Food Systems and Hunger Studies
Food Systems and Hunger Studies

Food Insecurity

Food Insecurity

Food Insecurity

Food Insecurity

Food insecurity is defined as the “limited or uncertain availability of nutritionally adequate and safe foods due to lack of financial resources.”  The United States Department of Agriculture (USDA) defines the ranges of food security in the following categories:

Food Security 

  • High food security – no problems with or anxiety about consistently accessing adequate food
  • Marginal food security – may have problems or anxiety at times but the quality, variety, and quantity of food were not substantially reduced

Food Insecurity 

  • Low food security – reduced quality, variability, and desirability of diets but the quantity of food intake and normal eating patterns were not substantially disrupted


  • Very low food security – eating patterns were disrupted and food intake reduced because the household lacked money or other resources for food [1]

Information about Food Security

Four Components of Food Insecurity

Food insecurity is multidimensional and comprised of four essential components:

  1. Food availability - the amount of food that is present through all forms of production, imports, and aid
  2. Food access - having physical economic/financial, and acceptable socio-cultural means of obtaining food
  3. Food utilization - safe and nutritious food which meets dietary needs
  4. Stability - food is present at all times in terns of availability, access and utilization [2]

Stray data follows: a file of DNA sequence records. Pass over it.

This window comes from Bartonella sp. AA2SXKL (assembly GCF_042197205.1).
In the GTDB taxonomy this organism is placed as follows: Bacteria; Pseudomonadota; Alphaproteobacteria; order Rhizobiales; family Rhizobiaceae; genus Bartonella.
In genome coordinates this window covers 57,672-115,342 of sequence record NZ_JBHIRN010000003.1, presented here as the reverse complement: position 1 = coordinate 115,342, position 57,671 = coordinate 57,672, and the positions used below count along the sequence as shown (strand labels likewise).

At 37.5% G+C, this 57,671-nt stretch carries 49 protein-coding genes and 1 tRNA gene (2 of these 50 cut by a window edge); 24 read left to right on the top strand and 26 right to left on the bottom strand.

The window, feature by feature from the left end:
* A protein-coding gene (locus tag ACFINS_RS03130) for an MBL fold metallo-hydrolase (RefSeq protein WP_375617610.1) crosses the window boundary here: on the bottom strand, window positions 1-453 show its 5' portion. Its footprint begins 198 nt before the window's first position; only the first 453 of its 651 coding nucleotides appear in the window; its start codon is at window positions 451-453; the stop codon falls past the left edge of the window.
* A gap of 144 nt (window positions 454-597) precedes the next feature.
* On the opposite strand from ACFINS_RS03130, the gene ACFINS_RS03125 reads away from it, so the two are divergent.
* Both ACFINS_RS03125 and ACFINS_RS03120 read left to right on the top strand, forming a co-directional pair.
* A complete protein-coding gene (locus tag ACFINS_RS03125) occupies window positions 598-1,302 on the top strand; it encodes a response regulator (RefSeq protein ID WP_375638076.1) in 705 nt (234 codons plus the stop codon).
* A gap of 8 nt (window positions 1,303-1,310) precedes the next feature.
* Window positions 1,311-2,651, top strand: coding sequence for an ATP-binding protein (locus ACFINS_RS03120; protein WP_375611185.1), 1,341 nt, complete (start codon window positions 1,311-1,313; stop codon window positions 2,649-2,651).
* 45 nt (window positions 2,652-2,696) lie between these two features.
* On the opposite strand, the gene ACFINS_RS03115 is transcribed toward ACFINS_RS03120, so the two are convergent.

An integral part of the multi-dimensional nature of food security is implications on nutritional status. Food insecurity can lead to:

  • Decreased eating of healthful food, fruits and vegetables
  • Increased risk of chronic disease such as obesity and diabetes
  • Social exclusion
  • Poor mental health, depression and anxiety
  • Behavioral, emotional, and academic barriers
  • Increased healthcare costs


Nutrition Security

The term Nutrition Security is sometimes used interchangeable with food insecurity but is much broader and is defined as a situation that exists when secure access to an appropriate nutritious diet is coupled with a sanitary environment, adequate health services and care, in order to ensure a healthy and active life for all household members. [3]

Malnutrition, the lack of proper nutrients to meet daily needs, often occurs with food and nutrition insecurity and is the largest contribution to disease in the world.  

Community Food Security is a condition in which all community residents obtain a safe, culturally acceptable, nutritionally adequate diet through a sustainable food system that maximizes community self-reliance, social justice, and democratic decision-making. [4]

Supporting a healthy, sustainable food system is one method to achieving true food security.  A Food System includes all activities involved in the production, processing, transport, and consumption of food. [5]




  3. Food and Agriculture Organization (FAO). World Food Programme, IFAD. The state of food insecurity in the world 2012. Rome, Italy: FAO, 2012.
  4. Hamm, M. Bellows, A. (2003).  Community food security: background and future directions. Journal of Nutrition Education and Behavior; 35(1):37-43).

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Food Systems & Hunger Studies

Dr. Makenzie Barr-Porter
Certificate Director
212 Funkhouser Building
Lexington, KY 40506

Contact Information

Dr. Makenzie Barr
Certificate Director

212 Funkhouser Building Lexington, KY 40506-0054

+1 (859) 257-1573